Streaming services such as Netflix, Stan and Disney+ should be forced to spend at least 20 per cent of their local revenue on new Australian drama, documentaries and children’s programs, a major new federal parliament report on the country’s creative industries recommends.
The report also called for a new national Indigenous art gallery to be built, dedicated to established and emerging Aboriginal and Torres Strait Islander artists, which would work with a new national network of Indigenous art galleries to address a “gap” in our cultural infrastructure.
Netflix launched in Australia in 2015, and released its first Australian original series Tidelands in 2018.Credit:Netflix
“For the only art truly unique to this country, this deserves consideration and greater recognition,” the report said.
The long-awaited bipartisan report from a parliamentary committee, looking at the state of the creative industries and aiming to hammer out a way forward, comes after the committee heard heartfelt pleas from industry leaders, performers, artists and writers for stronger support for their struggling sector, especially after it was smashed by the pandemic.
It pointed out not only the cultural and economic benefits of the arts, but also their role in knitting communities together and supporting the mental health and wellbeing of many Australians – particularly vital since the onset of COVID-19, the committee said.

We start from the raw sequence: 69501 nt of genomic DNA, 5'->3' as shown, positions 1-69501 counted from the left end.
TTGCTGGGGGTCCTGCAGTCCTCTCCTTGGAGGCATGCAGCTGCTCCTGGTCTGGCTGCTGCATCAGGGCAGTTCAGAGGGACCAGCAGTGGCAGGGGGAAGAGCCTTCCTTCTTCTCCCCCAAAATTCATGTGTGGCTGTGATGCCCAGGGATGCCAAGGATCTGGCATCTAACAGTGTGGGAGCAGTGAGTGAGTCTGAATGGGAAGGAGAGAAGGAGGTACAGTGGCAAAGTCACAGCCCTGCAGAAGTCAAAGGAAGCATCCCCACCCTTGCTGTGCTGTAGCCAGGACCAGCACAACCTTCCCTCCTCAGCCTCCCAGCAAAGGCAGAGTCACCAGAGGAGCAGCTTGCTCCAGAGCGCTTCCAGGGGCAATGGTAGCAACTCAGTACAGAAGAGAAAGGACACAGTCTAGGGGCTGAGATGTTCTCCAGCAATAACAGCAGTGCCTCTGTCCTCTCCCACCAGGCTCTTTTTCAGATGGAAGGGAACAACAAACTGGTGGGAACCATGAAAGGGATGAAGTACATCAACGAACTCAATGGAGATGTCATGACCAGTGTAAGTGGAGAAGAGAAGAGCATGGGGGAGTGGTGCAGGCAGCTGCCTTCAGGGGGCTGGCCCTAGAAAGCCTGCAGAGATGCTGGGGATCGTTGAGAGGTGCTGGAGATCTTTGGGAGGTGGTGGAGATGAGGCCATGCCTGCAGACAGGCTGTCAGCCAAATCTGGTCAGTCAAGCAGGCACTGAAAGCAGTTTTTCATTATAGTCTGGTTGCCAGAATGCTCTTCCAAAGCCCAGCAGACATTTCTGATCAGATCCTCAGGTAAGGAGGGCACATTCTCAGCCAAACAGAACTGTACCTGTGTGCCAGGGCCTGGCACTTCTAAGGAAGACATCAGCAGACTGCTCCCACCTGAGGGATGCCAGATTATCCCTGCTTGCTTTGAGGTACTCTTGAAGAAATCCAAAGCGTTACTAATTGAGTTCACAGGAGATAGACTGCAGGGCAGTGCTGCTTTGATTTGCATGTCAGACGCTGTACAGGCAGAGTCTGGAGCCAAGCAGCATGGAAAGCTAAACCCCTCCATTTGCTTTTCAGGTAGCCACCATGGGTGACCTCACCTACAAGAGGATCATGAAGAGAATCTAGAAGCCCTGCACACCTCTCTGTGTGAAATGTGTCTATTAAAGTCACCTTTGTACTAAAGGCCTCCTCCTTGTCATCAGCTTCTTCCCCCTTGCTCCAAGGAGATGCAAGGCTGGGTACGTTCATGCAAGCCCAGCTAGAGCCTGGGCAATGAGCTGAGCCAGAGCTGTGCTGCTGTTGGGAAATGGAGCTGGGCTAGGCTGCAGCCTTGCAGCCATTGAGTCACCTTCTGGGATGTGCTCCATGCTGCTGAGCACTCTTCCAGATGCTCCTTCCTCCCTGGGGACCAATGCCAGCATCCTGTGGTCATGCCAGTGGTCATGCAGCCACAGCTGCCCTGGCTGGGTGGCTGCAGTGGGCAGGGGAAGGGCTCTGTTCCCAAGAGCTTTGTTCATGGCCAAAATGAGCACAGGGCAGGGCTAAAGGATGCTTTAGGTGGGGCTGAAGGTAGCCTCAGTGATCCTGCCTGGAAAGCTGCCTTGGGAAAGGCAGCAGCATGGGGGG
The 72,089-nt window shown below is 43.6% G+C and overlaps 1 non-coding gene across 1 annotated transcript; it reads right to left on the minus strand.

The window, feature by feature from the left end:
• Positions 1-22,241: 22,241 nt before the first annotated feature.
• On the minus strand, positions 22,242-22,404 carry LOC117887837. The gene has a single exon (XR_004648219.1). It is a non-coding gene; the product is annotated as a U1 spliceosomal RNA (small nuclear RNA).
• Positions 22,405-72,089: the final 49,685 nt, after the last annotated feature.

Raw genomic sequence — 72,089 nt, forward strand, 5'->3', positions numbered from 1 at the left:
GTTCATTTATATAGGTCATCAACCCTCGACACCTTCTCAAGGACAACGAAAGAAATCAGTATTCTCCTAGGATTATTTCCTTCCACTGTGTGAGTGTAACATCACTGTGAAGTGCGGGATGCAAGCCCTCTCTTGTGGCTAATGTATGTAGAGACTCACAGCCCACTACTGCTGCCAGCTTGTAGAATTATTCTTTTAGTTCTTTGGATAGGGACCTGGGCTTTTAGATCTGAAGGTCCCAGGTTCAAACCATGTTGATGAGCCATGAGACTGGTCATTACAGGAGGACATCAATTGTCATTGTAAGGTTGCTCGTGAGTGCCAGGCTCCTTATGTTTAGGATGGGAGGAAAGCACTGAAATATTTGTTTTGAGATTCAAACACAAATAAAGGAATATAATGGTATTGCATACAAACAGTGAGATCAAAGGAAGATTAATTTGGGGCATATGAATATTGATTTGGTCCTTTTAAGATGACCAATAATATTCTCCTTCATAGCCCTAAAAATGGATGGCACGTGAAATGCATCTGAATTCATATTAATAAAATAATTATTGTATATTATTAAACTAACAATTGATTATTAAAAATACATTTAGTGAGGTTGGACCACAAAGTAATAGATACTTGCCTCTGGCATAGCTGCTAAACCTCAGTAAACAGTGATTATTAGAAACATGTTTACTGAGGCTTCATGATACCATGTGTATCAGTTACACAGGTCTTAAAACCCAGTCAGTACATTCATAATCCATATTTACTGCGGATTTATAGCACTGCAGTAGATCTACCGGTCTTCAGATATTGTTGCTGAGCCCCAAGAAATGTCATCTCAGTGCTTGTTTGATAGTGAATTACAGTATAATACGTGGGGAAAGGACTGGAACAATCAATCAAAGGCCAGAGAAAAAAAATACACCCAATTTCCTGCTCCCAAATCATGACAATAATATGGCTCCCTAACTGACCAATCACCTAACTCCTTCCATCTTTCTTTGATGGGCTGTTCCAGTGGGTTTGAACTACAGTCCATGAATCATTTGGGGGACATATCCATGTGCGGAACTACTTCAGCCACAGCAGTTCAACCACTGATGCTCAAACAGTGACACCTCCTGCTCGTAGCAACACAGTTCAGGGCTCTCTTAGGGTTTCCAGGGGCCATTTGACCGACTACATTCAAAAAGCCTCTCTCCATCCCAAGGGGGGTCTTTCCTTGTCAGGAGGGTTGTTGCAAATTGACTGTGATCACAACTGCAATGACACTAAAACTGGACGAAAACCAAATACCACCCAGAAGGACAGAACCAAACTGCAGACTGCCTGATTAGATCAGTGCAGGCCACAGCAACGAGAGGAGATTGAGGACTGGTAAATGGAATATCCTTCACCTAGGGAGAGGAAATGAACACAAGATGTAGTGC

“The act of creating something artistic, whether it is a painting, comedy performance, novel, play, or piece of music, is intrinsically good for people,” the report said. “Australia’s cultural identity evolves as creative workers continue to represent Australian life and tell Australian stories.”
It recommended that the school curriculum include a new minimum threshold of books by Australian authors, and schools needed a new “music access assistance program” to help more students learn an instrument. And it said the government needed a new “national cultural plan” to address the medium and long-term needs of the sector.
It also said the word “arts” should be restored to the title of its government department – it is currently buried within the Department of Infrastructure, Transport, Regional Development and Communications.
Committee member Josh Burns MP said it was “significant and symbolic” that the word was missing, and Australia needed “a re-established, named department of the arts to give it the proper significance that it deserves”.
The COVID-19 pandemic had “brought into sharp focus the important role that creative content has in our everyday lives,” the report said. “Australians have increasingly relied on the arts during periods of self-isolation and lockdowns,” it said, with subscription rates for streaming services up by more than 45 per cent.
The committee’s recommendation for an Australian content requirement on streaming services, set at 20 per cent of their Australian revenue, makes it the most stringent demand for regulation of such services yet to come out of Parliament House.
Previous inquiries and reports have called for a levy of 10 per cent. Only industry lobby group Screen Producers Australia has publicly backed a 20 per cent spend.
When the federal government released its reform package last September there was no obligation on the streamers other than the requirement to self-report their spend for two years from January 2021.
The call for a 20 per cent levy on local revenue is in line with the demands streamers face in other territories such as Canada and Europe.
A spokesperson for arts minister Paul Fletcher said, “The government thanks the committee for its work and will consider the report in the usual way.”
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